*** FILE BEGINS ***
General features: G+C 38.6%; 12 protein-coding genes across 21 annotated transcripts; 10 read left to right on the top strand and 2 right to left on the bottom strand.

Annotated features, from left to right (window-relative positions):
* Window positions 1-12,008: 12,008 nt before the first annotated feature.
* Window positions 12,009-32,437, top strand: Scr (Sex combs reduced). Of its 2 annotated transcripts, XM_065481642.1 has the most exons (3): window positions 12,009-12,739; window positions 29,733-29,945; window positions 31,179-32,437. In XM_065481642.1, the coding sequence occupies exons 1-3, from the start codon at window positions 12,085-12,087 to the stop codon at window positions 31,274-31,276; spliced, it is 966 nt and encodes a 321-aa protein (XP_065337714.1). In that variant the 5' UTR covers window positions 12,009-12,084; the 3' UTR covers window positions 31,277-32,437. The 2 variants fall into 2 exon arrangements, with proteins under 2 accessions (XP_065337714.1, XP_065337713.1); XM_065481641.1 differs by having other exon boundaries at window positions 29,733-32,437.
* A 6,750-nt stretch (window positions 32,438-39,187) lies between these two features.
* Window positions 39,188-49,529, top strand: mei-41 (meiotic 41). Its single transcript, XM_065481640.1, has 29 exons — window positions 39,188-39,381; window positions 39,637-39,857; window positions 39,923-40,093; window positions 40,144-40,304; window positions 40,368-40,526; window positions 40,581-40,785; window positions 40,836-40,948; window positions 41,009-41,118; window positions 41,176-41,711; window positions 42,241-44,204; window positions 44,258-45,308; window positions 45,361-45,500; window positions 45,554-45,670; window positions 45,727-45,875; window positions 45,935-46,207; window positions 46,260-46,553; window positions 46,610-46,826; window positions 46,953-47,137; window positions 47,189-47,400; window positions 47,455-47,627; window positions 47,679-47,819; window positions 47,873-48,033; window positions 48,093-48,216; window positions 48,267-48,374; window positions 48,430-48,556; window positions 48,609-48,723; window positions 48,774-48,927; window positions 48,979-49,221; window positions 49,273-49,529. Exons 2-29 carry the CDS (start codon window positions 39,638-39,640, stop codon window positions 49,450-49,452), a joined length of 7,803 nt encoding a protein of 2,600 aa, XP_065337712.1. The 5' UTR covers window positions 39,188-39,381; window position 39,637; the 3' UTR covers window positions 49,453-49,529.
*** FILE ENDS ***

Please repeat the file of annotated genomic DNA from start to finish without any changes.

General features: G+C 38.6%; 12 protein-coding genes across 21 annotated transcripts; 10 read left to right on the top strand and 2 right to left on the bottom strand.

Annotated features, from left to right (window-relative positions):
* Window positions 1-12,008: 12,008 nt before the first annotated feature.
* Window positions 12,009-32,437, top strand: Scr (Sex combs reduced). Of its 2 annotated transcripts, XM_065481642.1 has the most exons (3): window positions 12,009-12,739; window positions 29,733-29,945; window positions 31,179-32,437. In XM_065481642.1, the coding sequence occupies exons 1-3, from the start codon at window positions 12,085-12,087 to the stop codon at window positions 31,274-31,276; spliced, it is 966 nt and encodes a 321-aa protein (XP_065337714.1). In that variant the 5' UTR covers window positions 12,009-12,084; the 3' UTR covers window positions 31,277-32,437. The 2 variants fall into 2 exon arrangements, with proteins under 2 accessions (XP_065337714.1, XP_065337713.1); XM_065481641.1 differs by having other exon boundaries at window positions 29,733-32,437.
* A 6,750-nt stretch (window positions 32,438-39,187) lies between these two features.
* Window positions 39,188-49,529, top strand: mei-41 (meiotic 41). Its single transcript, XM_065481640.1, has 29 exons — window positions 39,188-39,381; window positions 39,637-39,857; window positions 39,923-40,093; window positions 40,144-40,304; window positions 40,368-40,526; window positions 40,581-40,785; window positions 40,836-40,948; window positions 41,009-41,118; window positions 41,176-41,711; window positions 42,241-44,204; window positions 44,258-45,308; window positions 45,361-45,500; window positions 45,554-45,670; window positions 45,727-45,875; window positions 45,935-46,207; window positions 46,260-46,553; window positions 46,610-46,826; window positions 46,953-47,137; window positions 47,189-47,400; window positions 47,455-47,627; window positions 47,679-47,819; window positions 47,873-48,033; window positions 48,093-48,216; window positions 48,267-48,374; window positions 48,430-48,556; window positions 48,609-48,723; window positions 48,774-48,927; window positions 48,979-49,221; window positions 49,273-49,529. Exons 2-29 carry the CDS (start codon window positions 39,638-39,640, stop codon window positions 49,450-49,452), a joined length of 7,803 nt encoding a protein of 2,600 aa, XP_065337712.1. The 5' UTR covers window positions 39,188-39,381; window position 39,637; the 3' UTR covers window positions 49,453-49,529.